Jewish men singing in Hebrew after the vigil had ended. Adam Glass/Mitzpeh.

By Deborah Brown
Copy editor

At Monday night’s vigil on McKeldin Mall to honor the memories of the Jewish community members killed in Pittsburgh on Saturday, we sang many songs, mostly in Hebrew. The melodies were beautiful and sad, and singing them in the midst of a crowd of hundreds was inspirational. I was moved to be a part of the event.

The first prayer that we sang was E-l Malei Rachamim, translated as “God who is filled with mercy/ compassion”(the Hebrew word can be translated both ways). This prayer, which was led by junior computer science major Yair Fax, is typically recited at Jewish memorial ceremonies. The words ask God to give the souls of those who passed a peaceful rest in the World to Come because we are praying for them and because they gave their lives in sanctification of God’s name. Fax did something especially beautiful in his description of the people we were memorializing: he described them in Hebrew as “holy and pure neshamot (souls)”.

Rabbi Yonaton Hirschhorn, one of the OU-JLIC educators at Hillel, then led Psalm 83, A Psalm of Asaph. The words of this psalm include “O God, keep not your silence; hold not your peace, and be not still, O God / For your enemies are in an uproar; and they that hate you have lifted up their head /…  They have said: ‘Come, let us cut them off from being a nation; that the name of Israel may be no more in remembrance.’” It lists some of the biblical enemies of the Israelites, and concludes with a plea to “Pursue them with your tempest, and affright them with your storm…. / That they may know that it is you alone whose name is the LORD, The Most High over all the earth.”

Two of the Jewish student leaders on campus, junior sociology major Emma Mester and senior government and Spanish major Naomi Grant, led the song “Oseh Shalom Bimromav,” meaning “the One who makes peace in his high places, He should make peace for all of us.” Rabbi Miriam Liebman, one of Hillel’s rabbis, gave a short introduction about what this song represents and related it to a beautiful piece of poetry. The words of this song are usually recited toward the end of daily Jewish prayer services, and it was very moving to hear them sung by hundreds of students. I felt like the entire University of Maryland community was singing, united, for peace.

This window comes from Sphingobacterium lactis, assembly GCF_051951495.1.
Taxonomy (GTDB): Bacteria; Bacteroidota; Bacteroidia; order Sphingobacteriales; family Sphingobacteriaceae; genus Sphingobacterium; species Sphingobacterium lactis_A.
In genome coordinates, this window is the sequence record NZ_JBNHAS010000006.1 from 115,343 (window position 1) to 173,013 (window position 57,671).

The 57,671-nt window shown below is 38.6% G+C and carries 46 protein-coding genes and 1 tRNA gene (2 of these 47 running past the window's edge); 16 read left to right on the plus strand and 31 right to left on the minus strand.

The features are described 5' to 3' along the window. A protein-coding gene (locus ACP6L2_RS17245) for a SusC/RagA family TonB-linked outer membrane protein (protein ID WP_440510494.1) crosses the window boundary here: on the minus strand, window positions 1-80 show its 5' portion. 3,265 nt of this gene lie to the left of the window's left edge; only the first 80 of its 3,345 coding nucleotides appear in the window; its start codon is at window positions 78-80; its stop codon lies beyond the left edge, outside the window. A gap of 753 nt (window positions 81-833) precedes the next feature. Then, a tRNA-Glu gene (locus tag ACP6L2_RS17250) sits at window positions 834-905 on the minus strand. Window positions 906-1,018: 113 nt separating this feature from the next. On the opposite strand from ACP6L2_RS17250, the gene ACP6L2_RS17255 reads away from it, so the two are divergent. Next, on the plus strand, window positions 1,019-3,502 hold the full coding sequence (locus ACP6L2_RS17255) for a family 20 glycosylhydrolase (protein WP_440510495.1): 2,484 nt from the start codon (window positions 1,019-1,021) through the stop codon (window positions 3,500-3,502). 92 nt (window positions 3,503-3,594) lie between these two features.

After the official vigil ended and most students, staff and alum headed home, a group of around thirty students stayed behind on the mall. There was an Egalitarian Maariv prayer service, in which the Kaddish prayer was recited for all of the victims of Saturday’s attack. Then, the students gathered in a circle and spontaneously began to sing Hebrew songs.

The beauty of that moment was that it was entirely unscripted and uncoordinated, and the students who stayed behind represented all denominations and levels of religiosity within the community. We began to sing songs chosen for their lyrical meaning and emotion.

The first song was “Vehi She’amda,” which explains that although many enemies rise up against the Jewish people, God ultimately saves us. The literal translation of the words includes, “For our forefathers and for us, not only one [enemy] stood against us to destroy us; and the Holy One, Blessed be He, saved us from their hands.”

Some of the songs that we sang in a circle in front of McKeldin Library were reminiscent of the Holocaust, or of other tragic events that have happened to the Jewish people. One student shared his memory of singing “Vehi She’amda” in Israel, after an American student Ezra Schwartz was murdered in a terror attack there during his gap year.

Another song which was sung was “Ani Ma’amin,” a popular Hebrew lyric about believing that despite all the evil in the world that may cause him to tarry, the Messiah will come, and we will wait for him every day. These words can be sung in many tunes, but the one that we sang felt fitting: it was a melody composed by a rabbi in a cattle car on his way to Auschwitz, and carried through the war until a survivor was able to teach it to the world after liberation.

We also sung “Hinei Ma Tov U’Mah Naim, Shevet Achim Gam Yachad” meaning, “This is what is good and pleasant: brothers and sisters coming together.” It is a beautiful song simply appreciating unity.

The unity expressed through these musical prayers was felt throughout the vigil. The event truly represented people of all religious backgrounds and lifestyles supporting the Pittsburgh Jewish community and the Jewish community as a whole, standing up against hatred and for peace.


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